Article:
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Vanguard Stocks and Shares ISA Review: Fees, Investments, and How It Compares

George Sweeney, DipFA| Updated October 17th, 2023

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Vanguard ISA at a glance

Types of accountsStocks and Shares ISA; Junior ISA (JISA); Managed ISA
Minimum Deposit£500 (or £100 per month)
Platform Fee0.15% per year (based on value of your holdings, an additional 0.3% for a managed ISA)
Investing Fee£0 (just ongoing fund charges)
Portfolio Rebalancing

With plenty of options for UK residents to save and invest tax-efficiently, it can be hard to find the right platform to use. So, we’ve created this Vanguard Stocks and Shares ISA review to give you an insight into what this particular company can offer. 

The Vanguard ISA presents an affordable way to invest in a vast range of index funds, ETFs (exchange-traded funds), and blended funds. 

Looking at the competition, Vanguard’s ISA offering stands out because of:

  • Low platform costs and cheap ongoing fund charges.
  • The ability to directly invest in a range of Vanguard operated index funds and ETFs.
  • A simple platform that’s easy to understand.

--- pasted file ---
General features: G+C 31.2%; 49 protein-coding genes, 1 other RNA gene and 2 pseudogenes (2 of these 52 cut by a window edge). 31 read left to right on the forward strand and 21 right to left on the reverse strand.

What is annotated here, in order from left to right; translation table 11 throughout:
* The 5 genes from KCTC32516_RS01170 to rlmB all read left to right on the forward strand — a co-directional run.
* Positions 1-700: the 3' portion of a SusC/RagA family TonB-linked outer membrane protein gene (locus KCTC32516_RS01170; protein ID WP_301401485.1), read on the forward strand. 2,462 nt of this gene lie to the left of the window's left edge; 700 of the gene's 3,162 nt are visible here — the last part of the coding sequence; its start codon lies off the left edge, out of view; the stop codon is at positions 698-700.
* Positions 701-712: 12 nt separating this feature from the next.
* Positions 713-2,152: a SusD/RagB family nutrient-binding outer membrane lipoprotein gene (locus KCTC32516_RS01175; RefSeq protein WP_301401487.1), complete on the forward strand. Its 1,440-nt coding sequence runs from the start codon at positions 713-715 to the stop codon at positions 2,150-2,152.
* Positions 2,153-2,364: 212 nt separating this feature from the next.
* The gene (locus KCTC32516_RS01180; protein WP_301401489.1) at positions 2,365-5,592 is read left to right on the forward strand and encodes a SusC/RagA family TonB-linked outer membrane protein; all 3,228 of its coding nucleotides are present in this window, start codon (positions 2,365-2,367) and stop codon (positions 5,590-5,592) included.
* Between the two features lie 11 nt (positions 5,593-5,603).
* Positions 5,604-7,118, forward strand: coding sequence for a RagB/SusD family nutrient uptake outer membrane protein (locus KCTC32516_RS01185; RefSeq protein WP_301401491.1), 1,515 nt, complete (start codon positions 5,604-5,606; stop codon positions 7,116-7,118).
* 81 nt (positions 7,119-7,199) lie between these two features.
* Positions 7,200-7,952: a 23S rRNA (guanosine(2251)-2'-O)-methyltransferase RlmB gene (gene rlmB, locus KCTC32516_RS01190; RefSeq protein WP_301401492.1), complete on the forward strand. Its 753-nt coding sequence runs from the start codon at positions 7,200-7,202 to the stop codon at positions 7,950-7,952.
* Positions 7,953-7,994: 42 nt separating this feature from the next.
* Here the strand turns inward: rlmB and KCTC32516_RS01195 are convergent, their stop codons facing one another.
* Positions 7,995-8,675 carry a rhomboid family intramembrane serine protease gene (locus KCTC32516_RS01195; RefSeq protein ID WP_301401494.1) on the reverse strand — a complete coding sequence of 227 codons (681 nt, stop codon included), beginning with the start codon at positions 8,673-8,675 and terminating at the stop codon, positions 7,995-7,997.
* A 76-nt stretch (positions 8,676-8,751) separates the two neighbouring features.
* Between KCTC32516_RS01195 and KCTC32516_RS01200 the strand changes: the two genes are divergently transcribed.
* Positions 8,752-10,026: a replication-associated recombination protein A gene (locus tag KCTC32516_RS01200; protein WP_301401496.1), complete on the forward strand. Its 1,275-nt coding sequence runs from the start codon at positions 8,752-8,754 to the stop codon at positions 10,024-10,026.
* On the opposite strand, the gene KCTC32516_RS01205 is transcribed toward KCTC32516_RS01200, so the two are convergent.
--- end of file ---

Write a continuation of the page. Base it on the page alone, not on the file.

Want to know more about the Vanguard S&S ISA? To ensure you completely understand this account, throughout this Vanguard ISA review, we’ll explain everything you need to know. This will include all the fees involved, how it compares against competitors, and the steps you need to take to transfer your ISA.

What is a stocks and shares ISA?

A stocks & shares ISA, also known as an investment ISA, is a tax-efficient investment account. This type of tax-efficient investment account is available to adult UK residents. 

Each tax year, you get a £20,000 allowance that can be used for saving and investing with your ISA account. If you like, you can use this whole amount for your stocks and shares ISA, but keep in mind that the allowance can change yearly. 

The main benefit of using a stocks and shares ISA is that for most investments held within the tax wrapper, you don’t have to pay dividend or capital gains (CGT) tax on any income or growth. This allows your portfolio to grow and compound over the years without being held back by a tax burden. 

Another significant benefit is that when you want to withdraw funds from your ISA, unlike with a pension, any money you take out doesn’t count towards your income for that year – meaning you pay no additional tax on your funds down the line.

Vanguard ISA at a glance

🗺️ Supported Countries UK
💰 Investing Fees £0 (just ongoing fund charges)
💰Platform Fee 0.15% per year (based on the value of your holdings, an additional 0.30% for a managed ISA)
💰Inactivity fee £0
🎮 Demo Account No
📈 Portfolio Rebalancing Yes (with managed ISA)
💵 Minimum deposit £500 (or £100 per month)
📍Investment Instruments Index funds (equities and bonds), passive ETFs, managed funds, blended funds

Types of Vanguard ISA accounts